Interested gardeners get together to talk about a senior-youth gardening program. The next meeting is April 18.

Passing gardening tips on to the next generations

New program to connect seniors and youth to the earth

There are still snowbanks piled on her property, but that hasn’t slowed Ellen Starr’s green thumb.

The Nakusp senior already has six-inch tall tomato plants, lettuce and other vegetables growing in and around her home.

Starr loves to garden. And that’s why she plans to share her knowledge with others.

“I think it’s a wonderful thing to know how to do,” she says. “It’s kind of a survival skill as you find your way in life. It’s a good thing to know how to do and cut down the money you have to spend on produce.”

Starr was one of a handful of seniors to show up to a meeting last week organized by New Horizons for Seniors.

New Horizons, designed to encourage seniors to be involved in their community, is starting an initiative to connect experienced local gardeners with young people.

“It’s good to be able to share that knowledge,” says Rosemary Hughes, the program co-ordinator. “We’re looking for people that have experience growing and don’t mind sharing it with people who don’t have much experience.”

It’s also a way to connect the generations, and help build a strong local food culture in Nakusp.

“We would really like to get more kids in gardens, and hopefully we can connect seniors with kids as well,” says Hughes. “And we’d like to get people who are willing to give up a little bit of their garden for a ‘grow a row, share a row’ program, so if I get somebody helping me in my garden, I can share a row with them.”

Hughes says seniors bring knowledge of local growing conditions and gardeners’ experience, while youths learn the joy of gardening.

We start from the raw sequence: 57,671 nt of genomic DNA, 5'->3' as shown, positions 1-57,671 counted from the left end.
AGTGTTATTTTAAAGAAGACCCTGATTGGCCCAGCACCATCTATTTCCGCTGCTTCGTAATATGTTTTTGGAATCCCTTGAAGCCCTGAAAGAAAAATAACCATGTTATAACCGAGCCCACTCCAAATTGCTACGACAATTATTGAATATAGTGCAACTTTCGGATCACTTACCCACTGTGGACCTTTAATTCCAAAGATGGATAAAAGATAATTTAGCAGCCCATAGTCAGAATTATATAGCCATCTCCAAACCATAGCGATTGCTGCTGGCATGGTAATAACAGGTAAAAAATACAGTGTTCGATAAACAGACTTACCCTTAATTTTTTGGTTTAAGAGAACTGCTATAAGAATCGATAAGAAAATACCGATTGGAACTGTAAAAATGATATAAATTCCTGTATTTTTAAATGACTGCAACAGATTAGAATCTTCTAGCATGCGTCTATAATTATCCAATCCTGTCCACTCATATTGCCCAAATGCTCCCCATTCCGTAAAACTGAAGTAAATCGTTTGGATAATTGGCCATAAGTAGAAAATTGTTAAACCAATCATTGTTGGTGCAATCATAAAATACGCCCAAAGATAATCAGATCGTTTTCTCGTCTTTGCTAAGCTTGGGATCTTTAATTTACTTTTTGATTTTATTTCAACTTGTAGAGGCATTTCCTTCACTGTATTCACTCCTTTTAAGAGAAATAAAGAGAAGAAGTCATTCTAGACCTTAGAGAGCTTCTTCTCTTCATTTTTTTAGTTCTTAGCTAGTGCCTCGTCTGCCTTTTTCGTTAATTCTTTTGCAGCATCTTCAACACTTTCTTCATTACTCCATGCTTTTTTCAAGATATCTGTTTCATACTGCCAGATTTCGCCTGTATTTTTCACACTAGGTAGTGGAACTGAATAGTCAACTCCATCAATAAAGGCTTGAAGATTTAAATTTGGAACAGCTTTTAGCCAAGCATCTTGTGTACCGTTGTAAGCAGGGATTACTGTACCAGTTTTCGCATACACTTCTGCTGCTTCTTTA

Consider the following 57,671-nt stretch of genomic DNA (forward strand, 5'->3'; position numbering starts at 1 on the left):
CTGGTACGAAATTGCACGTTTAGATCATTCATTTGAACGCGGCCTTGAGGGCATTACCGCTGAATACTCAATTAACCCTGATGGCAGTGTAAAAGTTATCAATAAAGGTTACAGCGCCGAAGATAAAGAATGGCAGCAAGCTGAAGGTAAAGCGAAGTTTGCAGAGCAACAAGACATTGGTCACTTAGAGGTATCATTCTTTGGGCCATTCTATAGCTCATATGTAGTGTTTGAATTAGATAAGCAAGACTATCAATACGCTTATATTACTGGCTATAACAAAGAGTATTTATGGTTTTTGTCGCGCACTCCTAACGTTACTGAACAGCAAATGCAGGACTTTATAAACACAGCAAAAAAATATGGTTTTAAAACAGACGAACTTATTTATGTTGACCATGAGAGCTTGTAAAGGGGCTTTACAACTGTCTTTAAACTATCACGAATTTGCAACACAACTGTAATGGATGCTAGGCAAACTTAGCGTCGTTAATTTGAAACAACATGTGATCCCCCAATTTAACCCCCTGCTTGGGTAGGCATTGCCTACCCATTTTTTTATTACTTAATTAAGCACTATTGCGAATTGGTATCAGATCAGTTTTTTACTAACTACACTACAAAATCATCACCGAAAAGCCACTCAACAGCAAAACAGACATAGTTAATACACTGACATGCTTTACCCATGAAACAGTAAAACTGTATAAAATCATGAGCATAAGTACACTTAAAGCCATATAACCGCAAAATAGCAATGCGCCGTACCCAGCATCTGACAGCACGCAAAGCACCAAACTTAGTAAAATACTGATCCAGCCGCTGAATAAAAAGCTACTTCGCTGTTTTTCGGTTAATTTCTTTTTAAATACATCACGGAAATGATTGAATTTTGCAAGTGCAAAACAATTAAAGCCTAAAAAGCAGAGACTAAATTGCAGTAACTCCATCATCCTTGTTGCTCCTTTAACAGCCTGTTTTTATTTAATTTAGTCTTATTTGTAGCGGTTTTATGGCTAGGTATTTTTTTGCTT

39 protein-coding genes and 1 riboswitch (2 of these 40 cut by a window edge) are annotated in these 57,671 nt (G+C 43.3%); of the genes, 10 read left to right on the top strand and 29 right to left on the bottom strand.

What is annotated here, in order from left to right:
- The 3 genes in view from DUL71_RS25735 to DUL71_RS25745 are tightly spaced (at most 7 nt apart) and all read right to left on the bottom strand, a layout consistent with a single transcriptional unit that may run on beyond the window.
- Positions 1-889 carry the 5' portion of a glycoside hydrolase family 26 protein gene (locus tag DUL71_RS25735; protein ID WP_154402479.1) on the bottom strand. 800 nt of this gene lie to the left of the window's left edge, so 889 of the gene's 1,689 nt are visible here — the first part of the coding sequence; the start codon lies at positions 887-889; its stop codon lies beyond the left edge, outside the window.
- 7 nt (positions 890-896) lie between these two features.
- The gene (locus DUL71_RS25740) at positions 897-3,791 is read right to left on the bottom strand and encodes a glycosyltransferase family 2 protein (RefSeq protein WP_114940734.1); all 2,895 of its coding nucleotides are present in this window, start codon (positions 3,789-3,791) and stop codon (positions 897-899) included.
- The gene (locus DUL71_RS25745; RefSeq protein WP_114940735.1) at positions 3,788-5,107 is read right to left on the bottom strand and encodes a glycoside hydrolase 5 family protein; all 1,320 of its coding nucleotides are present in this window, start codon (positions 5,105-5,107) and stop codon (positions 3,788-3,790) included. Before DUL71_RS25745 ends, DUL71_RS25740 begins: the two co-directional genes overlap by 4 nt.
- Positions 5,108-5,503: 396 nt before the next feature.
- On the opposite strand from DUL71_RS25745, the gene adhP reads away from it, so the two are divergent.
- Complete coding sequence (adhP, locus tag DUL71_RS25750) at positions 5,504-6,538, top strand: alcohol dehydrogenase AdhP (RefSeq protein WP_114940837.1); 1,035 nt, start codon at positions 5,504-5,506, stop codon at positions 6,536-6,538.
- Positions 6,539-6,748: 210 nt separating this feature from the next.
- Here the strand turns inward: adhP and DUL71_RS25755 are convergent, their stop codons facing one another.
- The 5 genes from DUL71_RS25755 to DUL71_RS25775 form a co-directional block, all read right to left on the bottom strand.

A grandmother herself, Hughes has been working to get her own family members more interested in gardening. Last Christmas, she gave her grandkids seed starter kits and garden journals.

“So what they are going to do in their notebooks is track what they do in their garden,” she says. “If it rains in the morning they’ll write it in their journal. If they get a bug on their cabbage they are going to journal that.

“I’d really like to see more kids gardening, because it’s good therapy, its work, but it’s productive work.”

Hughes will be contacting local schools, youth society, seniors’ groups, and other organizations to connect youth and seniors with the earth.

The program will also see workshops on canning and preserving, freezing vegetables and maximizing seasonal use of gardens. They also plan to build up their local library of gardening-related information. Down the road, Hughes would also like to organize another community garden for locals.

But the point right now is to connect people, young and old, to the joy of gardening.

“And it connects you with your food,” says Hughes. “I think it’s fun, it could be fun. Being in the garden does amazing things for people.”

For her part, Starr is ready to take part in the program. She’s been active in organic farming and community food security in Alaska and Washington state for decades, and loves the idea of sharing her knowledge with anyone who wants to garden.

“The main message I would have is that the wonderful thing about gardening is that it’s very forgiving,” she says. “You don’t have to be a perfectionist.

“Nature is an incredible force, you can make mistakes and still have success.”

The next meeting of the group will be April 18 at 6:30 pm at the Old Firehall. Youths interested in participating are welcome to attend.

Anyone looking for more information can call Rosemary Hughes at 250-265-8265.


Ellen Starr has grown food from Washington State to Alaska, and is ready to share her knowledge here.

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